A Journey into Cambodia’s Khmer Rouge Heart of Darkness.
Above Photo: On a motorbike passing along one of the many impossibly dusty roads in Ratanakiri Province, Cambodia.
During a research trip for my novel BACK, I visited a remote ethnic village called Kosa (sometimes Kok) Peak in Ratanakiri Province, eastern Cambodia, close to the Vietnamese border.
Kosa Peak and most of Ratanakiri Province had been controlled by the Khmer Rouge long before their murderous regime took hold of Phnom Penh in 1975, and I wanted to see if any vestiges of the Khmer Rouge remained in its former heartland.
Prior to 1975, when the Khmer Rouge was perceived as just another small south-east Asian Communist group fighting a corrupt, right-wing government, their power base was in the dense jungle of Ratanakiri Province, where they collaborated with the Viet Cong and the North Vietnamese Army against the US and its allies during the Vietnam War.
During this time the Khmer Rouge also slowly consolidated their hold over an increasingly larger area of Cambodia as government troops proved no match for them.
Although the indigenous tribes of Ratanakiri were some of the first supporters of the Khmer Rouge, that didn’t stop the terror being visited on them when the Khmer Rouge turned into a crazed, psychopathic organization, responsible for the deaths of between two and three million people across Cambodia between 1975 and 1979.
To reach Kosa Peak involved a long, hot, dusty motorbike ride on dirt roads through the Ratanakiri jungle, the vegetation on both sides stained ochre by dust.
In the rainy season these roads become impassable rivers of thick mud, cutting off much of the province.
In the time of the Khmer Rouge, the road we travelled on had been an ox cart track winding through triple canopy jungle.
Eventually we arrived at the Sesan river, where we took a small, leaking canoe equipped with a small engine, and nosed our way upriver, travelling past beautifully lit jungle and enormous stands of bamboo.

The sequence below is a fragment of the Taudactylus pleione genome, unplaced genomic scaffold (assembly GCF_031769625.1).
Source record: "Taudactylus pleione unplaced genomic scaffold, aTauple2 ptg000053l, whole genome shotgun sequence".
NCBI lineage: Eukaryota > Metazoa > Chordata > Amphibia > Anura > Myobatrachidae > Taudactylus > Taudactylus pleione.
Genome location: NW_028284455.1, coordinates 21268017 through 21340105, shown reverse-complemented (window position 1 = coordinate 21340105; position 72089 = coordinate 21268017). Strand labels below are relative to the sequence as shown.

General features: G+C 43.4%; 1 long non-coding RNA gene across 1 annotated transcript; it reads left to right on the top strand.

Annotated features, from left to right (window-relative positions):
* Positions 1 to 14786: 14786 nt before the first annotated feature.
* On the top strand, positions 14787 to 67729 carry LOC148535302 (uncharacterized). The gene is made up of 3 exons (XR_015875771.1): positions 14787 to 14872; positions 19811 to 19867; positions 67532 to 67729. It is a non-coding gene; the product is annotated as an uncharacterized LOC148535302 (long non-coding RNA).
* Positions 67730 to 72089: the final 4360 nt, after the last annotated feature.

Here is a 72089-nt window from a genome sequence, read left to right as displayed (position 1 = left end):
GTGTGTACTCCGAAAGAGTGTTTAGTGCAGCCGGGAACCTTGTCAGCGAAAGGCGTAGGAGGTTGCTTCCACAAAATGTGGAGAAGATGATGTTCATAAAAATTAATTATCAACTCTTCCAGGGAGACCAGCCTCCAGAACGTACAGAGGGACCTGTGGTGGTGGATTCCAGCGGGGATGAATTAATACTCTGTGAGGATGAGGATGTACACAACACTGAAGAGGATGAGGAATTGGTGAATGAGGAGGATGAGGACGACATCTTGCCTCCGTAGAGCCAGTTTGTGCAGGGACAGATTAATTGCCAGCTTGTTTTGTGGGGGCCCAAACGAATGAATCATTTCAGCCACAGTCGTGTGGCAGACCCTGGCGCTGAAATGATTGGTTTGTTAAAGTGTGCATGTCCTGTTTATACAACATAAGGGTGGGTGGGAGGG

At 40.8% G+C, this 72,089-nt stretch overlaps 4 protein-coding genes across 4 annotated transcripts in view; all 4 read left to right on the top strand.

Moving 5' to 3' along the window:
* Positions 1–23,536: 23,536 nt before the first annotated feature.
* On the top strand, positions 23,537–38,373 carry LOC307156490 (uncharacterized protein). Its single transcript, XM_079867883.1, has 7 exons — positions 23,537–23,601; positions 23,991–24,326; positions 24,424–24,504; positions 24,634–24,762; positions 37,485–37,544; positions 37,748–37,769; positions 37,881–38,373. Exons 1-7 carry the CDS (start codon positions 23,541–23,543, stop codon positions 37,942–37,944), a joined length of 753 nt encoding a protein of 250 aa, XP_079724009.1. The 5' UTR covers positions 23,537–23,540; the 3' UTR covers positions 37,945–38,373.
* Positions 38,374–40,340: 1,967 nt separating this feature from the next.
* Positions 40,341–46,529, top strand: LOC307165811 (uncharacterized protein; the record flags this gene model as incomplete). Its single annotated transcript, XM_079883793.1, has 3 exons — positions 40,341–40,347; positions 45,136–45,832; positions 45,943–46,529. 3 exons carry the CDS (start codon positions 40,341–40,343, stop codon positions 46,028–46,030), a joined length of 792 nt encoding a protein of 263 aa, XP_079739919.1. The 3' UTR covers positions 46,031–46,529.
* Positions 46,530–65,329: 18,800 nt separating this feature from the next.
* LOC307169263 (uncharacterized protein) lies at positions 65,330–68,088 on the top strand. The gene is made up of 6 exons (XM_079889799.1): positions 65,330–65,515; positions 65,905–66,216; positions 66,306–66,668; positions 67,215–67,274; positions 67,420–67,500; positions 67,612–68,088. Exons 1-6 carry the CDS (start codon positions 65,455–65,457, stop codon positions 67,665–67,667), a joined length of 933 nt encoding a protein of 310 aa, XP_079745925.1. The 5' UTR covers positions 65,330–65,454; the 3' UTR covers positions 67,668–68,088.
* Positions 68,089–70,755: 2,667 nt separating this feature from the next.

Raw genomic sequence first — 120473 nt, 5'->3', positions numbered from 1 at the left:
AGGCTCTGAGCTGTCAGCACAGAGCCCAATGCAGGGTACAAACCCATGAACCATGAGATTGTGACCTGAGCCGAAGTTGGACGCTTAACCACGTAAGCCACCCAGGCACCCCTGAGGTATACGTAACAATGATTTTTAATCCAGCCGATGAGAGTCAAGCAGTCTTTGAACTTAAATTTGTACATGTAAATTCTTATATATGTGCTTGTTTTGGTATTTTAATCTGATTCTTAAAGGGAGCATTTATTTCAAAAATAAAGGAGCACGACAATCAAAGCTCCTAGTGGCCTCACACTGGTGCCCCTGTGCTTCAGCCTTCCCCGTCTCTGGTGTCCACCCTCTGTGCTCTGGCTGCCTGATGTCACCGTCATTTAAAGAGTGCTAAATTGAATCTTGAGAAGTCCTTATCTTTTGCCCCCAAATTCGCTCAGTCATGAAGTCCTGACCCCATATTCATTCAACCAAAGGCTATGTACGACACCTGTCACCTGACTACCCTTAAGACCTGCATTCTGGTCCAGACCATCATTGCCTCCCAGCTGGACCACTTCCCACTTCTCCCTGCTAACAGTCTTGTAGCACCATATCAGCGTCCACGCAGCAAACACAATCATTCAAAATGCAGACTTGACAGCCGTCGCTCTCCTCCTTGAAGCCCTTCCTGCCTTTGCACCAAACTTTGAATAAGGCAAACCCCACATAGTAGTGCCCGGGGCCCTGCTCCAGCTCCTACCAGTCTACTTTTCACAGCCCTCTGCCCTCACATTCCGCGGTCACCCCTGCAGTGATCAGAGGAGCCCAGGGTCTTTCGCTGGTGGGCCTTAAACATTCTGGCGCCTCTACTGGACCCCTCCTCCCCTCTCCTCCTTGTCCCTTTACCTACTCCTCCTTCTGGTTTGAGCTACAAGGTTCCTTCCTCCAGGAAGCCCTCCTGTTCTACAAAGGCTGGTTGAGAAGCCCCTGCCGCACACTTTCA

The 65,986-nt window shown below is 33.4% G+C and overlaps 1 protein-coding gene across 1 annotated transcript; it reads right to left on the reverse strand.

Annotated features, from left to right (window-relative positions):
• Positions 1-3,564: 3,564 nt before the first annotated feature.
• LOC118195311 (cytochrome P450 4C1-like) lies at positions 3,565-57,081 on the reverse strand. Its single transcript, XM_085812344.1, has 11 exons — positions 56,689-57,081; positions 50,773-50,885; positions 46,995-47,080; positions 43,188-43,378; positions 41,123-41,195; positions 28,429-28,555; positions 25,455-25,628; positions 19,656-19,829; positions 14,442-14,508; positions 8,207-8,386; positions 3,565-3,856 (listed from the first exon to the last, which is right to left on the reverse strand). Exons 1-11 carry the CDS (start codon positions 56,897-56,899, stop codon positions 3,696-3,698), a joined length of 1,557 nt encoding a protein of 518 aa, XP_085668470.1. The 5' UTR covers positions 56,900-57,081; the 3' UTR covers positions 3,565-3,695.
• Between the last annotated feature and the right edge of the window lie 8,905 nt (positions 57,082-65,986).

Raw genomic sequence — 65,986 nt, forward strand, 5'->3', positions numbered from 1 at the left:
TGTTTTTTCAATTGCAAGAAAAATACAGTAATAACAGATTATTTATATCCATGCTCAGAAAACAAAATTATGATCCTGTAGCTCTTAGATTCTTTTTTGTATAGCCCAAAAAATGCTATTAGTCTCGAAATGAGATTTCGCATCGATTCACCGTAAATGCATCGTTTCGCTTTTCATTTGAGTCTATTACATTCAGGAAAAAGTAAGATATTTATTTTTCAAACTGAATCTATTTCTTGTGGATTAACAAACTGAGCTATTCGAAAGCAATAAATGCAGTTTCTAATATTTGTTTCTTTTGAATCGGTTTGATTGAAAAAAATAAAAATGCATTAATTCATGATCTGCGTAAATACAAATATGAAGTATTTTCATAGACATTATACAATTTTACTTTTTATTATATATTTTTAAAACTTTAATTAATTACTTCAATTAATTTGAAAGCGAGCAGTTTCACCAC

Exotic birds and butterflies flew along the bank, and startled snakes, monitor lizards and eagles took fright as our boat chugged noisily past.
Forty-five minutes later, we landed at a dusty brown gash in the river bank, which marked the boat dock for the village. It was a hive of activity as villagers bathed, washed utensils, repaired boats and gutted fish.
We later learnt that this was also the place where gravel had been collected in the time of the Khmer Rouge. Gravel collection had been the job of groups of children from the village, under strict Khmer Rouge control. Those who were lazy or who dawdled, were killed.
Back then, children were collecting gravel for use in making cement for a village dam that had been ordered to be constructed by the local Khmer Rouge leaders.
Nowadays the same river gravels are used for cleaning and scouring drinking containers and eating utensils.
Village slave labour had been used to construct a 1 kilometer long dam, to help with the insane Khmer Rouge plan of bringing greatness back to Cambodia by growing rice and enslaving the population, who were made to live as malnourished overworked peasant-slaves. This dam is what we had come to the village to see that day, as we’d been told that a substantial portion of it still remained intact, and I’ll deal with it in another post.
See the trailer for our new film, M.I.A. A Greater Evil. Set in the jungles of Laos and Vietnam, the film deals with the possible fate of US servicemen left behind after the US pulled out of the Vietnam War.
For POWs and MIAs in Laos, see:
© Peter Alan Lloyd
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